SPJ has sponsored a series of surveys conducted by Carolyn Carlson, an associate professor of communication at Kennesaw State University, that showed how pervasive the PIO controls have become. Here are two of the findings:
First, 75 percent of reporters who cover federal agencies must get approval from PIOs before interviewing agency employees. Second, 40 percent of PIOs at various levels said they have blocked specific reporters from talking to employees because of problematic coverage.
SPJ sent letters to the White House — first during Obama’s presidency, then Trump’s — expressing concerns about such practices. It also led a coalition of journalists to meet with Obama’s press secretary in 2015. The coalition was promised a response but never got one.
All of which has major implications not only for journalism but also for public understanding of government activities. News organizations can’t fulfill their democratic role — of helping people participate in public life and be engaged — if they lack the access needed to report meaningfully on their communities. It’s untenable for reporters to be frozen out of interviews, press briefings, campaign events and more. But what can be done? Is it too late to reverse these trends?
A recent Knight Foundation study found that half of FOI experts believe access has gotten worse over the past four years, and 90 percent believe access will get worse under Trump. And public opinion of the press is at historic lows, making it all too easy to snub journalists and deprive them of the access they need to do their jobs. So is there any way left to redress the anti-openness renaissance?
The answer might be a reinterpretation of the First Amendment.
MEANINGFUL ACCESS AND EFFECTIVE NEWSGATHERING
Public-affairs reporting is facilitated by a complex system of access rights, derived from state and federal public-records laws and open-meetings laws, and from judicial recognitions of access rights under the First Amendment. For example, the federal Freedom of Information Act, signed into law in 1966, enables reporters and citizens alike to request and obtain agency records that shed light on government activities. And the federal Government in Sunshine Act, signed into law in 1976, requires various commissions and agencies to hold their official meetings in public.
States have their own versions of such laws. They’re all designed, at least in theory, to protect transparency in service of accountability.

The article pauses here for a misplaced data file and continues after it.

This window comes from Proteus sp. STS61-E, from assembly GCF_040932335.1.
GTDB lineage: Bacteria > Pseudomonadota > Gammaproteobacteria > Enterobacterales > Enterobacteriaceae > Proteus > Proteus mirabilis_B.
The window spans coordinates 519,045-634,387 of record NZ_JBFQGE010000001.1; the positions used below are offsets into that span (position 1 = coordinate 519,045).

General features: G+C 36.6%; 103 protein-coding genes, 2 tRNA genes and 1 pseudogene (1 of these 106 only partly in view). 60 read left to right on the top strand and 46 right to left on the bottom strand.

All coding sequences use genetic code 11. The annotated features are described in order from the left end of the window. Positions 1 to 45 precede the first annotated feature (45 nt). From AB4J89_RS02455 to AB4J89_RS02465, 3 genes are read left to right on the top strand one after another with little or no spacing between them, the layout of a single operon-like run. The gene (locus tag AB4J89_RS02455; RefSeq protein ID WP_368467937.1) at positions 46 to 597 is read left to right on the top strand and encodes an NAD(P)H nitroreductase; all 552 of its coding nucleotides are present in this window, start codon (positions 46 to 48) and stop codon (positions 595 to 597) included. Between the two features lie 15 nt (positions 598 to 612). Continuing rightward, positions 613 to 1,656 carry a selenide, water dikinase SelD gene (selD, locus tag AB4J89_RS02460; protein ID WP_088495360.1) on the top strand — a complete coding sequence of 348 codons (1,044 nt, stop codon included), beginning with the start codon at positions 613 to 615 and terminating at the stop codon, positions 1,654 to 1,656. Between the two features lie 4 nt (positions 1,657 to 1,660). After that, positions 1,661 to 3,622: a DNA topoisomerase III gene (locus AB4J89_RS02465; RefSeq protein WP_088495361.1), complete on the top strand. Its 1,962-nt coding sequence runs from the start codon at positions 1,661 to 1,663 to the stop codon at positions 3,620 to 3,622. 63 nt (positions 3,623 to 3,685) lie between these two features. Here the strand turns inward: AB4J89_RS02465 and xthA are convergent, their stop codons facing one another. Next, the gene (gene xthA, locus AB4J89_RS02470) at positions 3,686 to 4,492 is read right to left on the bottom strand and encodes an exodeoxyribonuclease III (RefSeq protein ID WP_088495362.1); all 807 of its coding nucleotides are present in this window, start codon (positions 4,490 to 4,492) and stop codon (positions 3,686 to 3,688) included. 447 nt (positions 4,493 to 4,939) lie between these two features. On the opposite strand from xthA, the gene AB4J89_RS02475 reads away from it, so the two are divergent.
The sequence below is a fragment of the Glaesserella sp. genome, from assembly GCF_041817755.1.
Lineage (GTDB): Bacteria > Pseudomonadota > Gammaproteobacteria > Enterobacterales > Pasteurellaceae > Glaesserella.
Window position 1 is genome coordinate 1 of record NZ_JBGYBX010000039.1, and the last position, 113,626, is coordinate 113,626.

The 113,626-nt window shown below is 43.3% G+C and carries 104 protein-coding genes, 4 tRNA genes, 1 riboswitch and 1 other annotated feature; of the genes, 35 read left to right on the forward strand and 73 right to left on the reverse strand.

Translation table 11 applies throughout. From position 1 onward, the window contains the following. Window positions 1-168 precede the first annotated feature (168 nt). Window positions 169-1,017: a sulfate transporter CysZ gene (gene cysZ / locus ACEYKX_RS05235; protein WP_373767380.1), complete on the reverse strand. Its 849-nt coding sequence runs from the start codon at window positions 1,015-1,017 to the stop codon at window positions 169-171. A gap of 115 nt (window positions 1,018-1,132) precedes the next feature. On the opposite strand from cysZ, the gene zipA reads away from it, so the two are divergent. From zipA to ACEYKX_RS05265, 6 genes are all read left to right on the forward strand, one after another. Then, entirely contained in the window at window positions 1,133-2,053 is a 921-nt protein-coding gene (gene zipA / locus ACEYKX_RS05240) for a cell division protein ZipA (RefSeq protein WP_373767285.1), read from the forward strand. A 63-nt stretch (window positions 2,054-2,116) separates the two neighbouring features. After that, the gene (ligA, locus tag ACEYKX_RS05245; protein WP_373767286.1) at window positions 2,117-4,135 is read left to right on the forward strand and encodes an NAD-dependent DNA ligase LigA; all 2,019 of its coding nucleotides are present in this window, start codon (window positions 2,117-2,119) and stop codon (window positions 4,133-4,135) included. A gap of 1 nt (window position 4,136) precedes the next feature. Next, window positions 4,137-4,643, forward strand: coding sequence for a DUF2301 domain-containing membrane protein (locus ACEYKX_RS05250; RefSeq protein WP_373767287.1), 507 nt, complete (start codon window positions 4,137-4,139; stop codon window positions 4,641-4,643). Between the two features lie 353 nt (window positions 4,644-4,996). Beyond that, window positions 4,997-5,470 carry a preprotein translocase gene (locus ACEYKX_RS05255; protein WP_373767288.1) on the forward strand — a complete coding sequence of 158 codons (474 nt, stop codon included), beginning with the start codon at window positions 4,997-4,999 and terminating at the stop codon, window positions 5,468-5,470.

The First Amendment is a fickler source of access rights. In the 1972 case Branzburg v. Hayes, the Supreme Court held that there was no general First Amendment right for a reporter to refuse to testify before a grand jury about his or her confidential sources, an obvious blow to the theory that the First Amendment provided newsgathering rights. However, Justice Byron White, writing for three other members of the court, reasoned that “without some protection for seeking out the news, freedom of the press could be eviscerated.”
The problem is that the court did not define or discuss what it meant by “some protection,” and White’s comment was dictum, a legal term for a statement that was not essential to a decision and thus not authoritative.
Over the next six years, the court seemed to reinforce the idea that the First Amendment played an insignificant role in guaranteeing access rights — in three cases exploring whether journalists had the First Amendment right to gather news in prisons. In the 1974 cases Pell v. Procunier and Saxbe v. Washington Post Co., the justices ruled that journalists had no special right of access to prisons to conduct interviews with specific inmates. Just four years later, in the case Houchins v. KQED, the court upheld restrictions on prison visits applied to a TV station that wanted to see a particular block where an inmate committed suicide.
Chief Justice Warren Burger, who wrote the opinion, observed, “Neither the First Amendment nor the Fourteenth Amendment mandates a right of access to government information or sources of information within the government’s control.”